In the Good News story as Matthew tells it, we are told of a series of “woes” that parallel the blessings that we’ve been talking about. Jesus is in his final days in Jerusalem. The religious leaders are working hard to trap him so they can have him executed. They ask him questions so they can catch him teaching false things about God and Jesus responds with stories about how the people of God should live.
While teaching and speaking throughout Jerusalem, in earnest and knowing his time with them is short, Jesus turns to his disciples and warns them about using their leadership abilities for their own benefit rather than to lead people into a relationship with God. Jesus cautions his followers about letting others put them on a pedestal and says,
Matthew 23:11-12, The Message
“Do you want to stand out? Then step down. Be a servant. If you puff yourself up, you’ll get the wind knocked out of you. but if you’re content to simply be yourself, your life will count for plenty.”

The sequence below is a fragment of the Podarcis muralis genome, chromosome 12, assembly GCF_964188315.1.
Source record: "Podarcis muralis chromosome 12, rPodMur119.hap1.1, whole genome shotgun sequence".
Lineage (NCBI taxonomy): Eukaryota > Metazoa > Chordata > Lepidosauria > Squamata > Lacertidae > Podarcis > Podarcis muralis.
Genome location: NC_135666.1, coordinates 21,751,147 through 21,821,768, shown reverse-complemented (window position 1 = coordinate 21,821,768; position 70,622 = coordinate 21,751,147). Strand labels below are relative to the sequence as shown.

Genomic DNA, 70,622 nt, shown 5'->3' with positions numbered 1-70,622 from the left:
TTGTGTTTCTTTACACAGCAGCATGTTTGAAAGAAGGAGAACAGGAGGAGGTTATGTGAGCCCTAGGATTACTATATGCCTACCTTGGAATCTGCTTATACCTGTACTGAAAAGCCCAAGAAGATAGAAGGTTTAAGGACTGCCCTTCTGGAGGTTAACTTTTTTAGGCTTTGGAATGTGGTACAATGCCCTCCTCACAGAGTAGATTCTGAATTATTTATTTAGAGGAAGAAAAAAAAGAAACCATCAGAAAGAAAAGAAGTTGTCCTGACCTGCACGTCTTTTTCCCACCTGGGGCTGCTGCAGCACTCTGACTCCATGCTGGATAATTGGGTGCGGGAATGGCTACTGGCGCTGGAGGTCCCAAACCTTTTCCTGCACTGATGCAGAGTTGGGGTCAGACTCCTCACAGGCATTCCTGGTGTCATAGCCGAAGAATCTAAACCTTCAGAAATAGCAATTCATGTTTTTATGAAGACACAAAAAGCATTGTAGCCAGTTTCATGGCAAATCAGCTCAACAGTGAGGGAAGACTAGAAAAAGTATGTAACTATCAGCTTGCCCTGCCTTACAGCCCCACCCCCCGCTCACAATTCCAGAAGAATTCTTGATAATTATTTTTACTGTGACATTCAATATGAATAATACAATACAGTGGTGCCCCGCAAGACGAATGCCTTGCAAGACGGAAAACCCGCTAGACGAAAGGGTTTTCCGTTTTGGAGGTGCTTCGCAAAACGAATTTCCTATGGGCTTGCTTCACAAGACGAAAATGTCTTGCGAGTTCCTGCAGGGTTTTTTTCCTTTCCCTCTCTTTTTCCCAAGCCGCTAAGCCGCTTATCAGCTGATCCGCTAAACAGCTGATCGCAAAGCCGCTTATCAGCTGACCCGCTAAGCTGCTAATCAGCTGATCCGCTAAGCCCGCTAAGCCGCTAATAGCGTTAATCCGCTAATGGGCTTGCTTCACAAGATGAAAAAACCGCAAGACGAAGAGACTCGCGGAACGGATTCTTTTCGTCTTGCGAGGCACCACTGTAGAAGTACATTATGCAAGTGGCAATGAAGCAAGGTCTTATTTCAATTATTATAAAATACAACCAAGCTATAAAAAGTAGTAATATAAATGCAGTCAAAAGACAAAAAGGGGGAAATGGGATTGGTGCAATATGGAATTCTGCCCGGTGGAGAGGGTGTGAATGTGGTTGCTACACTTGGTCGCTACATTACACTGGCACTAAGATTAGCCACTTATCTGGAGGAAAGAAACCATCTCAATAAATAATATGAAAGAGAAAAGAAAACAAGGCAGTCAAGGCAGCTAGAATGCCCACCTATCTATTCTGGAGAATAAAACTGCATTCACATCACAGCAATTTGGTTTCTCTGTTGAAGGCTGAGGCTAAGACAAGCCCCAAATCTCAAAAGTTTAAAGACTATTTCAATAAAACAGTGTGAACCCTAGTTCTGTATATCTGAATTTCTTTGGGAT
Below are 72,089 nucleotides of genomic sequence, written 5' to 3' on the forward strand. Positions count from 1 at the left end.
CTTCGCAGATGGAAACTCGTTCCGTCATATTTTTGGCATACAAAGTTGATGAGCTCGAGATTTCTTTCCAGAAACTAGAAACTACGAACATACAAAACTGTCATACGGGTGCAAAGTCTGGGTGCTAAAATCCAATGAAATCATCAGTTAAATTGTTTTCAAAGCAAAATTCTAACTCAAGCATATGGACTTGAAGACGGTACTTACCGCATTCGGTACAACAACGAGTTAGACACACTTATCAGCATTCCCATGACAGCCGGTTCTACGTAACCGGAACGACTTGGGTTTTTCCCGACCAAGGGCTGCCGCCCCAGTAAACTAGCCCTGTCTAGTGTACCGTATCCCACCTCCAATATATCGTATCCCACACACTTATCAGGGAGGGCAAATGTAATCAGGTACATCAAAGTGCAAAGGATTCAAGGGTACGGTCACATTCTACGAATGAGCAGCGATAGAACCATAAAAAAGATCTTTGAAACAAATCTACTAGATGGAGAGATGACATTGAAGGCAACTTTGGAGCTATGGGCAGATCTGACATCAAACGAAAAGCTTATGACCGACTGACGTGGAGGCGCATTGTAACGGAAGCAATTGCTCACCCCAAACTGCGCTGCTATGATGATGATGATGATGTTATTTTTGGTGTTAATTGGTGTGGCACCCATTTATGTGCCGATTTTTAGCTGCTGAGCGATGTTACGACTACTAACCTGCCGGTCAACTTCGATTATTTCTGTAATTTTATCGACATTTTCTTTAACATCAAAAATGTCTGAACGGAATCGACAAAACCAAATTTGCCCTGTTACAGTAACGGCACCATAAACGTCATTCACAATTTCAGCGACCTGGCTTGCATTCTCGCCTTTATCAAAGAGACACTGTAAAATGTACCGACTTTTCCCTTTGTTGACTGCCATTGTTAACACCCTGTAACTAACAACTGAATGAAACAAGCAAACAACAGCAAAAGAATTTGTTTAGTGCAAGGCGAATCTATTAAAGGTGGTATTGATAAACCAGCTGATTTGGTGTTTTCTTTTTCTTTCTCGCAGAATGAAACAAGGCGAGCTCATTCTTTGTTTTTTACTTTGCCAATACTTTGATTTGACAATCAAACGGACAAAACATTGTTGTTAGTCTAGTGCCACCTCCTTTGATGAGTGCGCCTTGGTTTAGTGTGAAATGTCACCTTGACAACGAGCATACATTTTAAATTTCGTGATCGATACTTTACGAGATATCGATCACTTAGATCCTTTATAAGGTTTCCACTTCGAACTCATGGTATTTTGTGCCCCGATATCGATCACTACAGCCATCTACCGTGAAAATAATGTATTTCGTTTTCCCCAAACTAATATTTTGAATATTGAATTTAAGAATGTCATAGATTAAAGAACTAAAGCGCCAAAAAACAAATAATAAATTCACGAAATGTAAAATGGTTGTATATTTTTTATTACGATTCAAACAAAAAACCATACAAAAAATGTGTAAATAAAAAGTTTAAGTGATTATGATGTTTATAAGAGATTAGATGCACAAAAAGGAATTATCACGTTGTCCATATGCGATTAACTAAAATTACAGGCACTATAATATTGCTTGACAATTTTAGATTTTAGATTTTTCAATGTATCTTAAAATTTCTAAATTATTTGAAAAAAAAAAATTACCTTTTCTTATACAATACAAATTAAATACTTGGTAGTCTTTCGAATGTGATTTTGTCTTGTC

This statement brings to light what Jesus means when he says, “blessed are the pure in heart” as most of us are familiar with this beatitude.
To be pure in heart is to know who we re at the core of our being, deep down below all of the layers we have developed over our life to protect ourselves. We all have these layers, whether you consider yourself like an onion or a parfait. When we do the hard work of first recognizing them and then peeling them back, we come to know ourselves as God knows us: the beloved child created and designed to love and be loved. This is the image of God in each of us.
And when we come to see it in ourselves, we see it in everyone else, too.
Jesus tells the religious leaders of his day that polishing the outside of their cup while letting the inside stay filthy is not how to lead or how God calls all of us to live. We have to do the inside work, so that our true motives are to do all that we do for the love of God and our neighbors.
The blessing comes when we do the inside work, with God’s help and the transformation of the Holy Spirit, because that is what enables us to see the world without all the layers we’ve put in place that blur our vision. To have a pure heart is to see the world with eyes of compassion as Jesus did.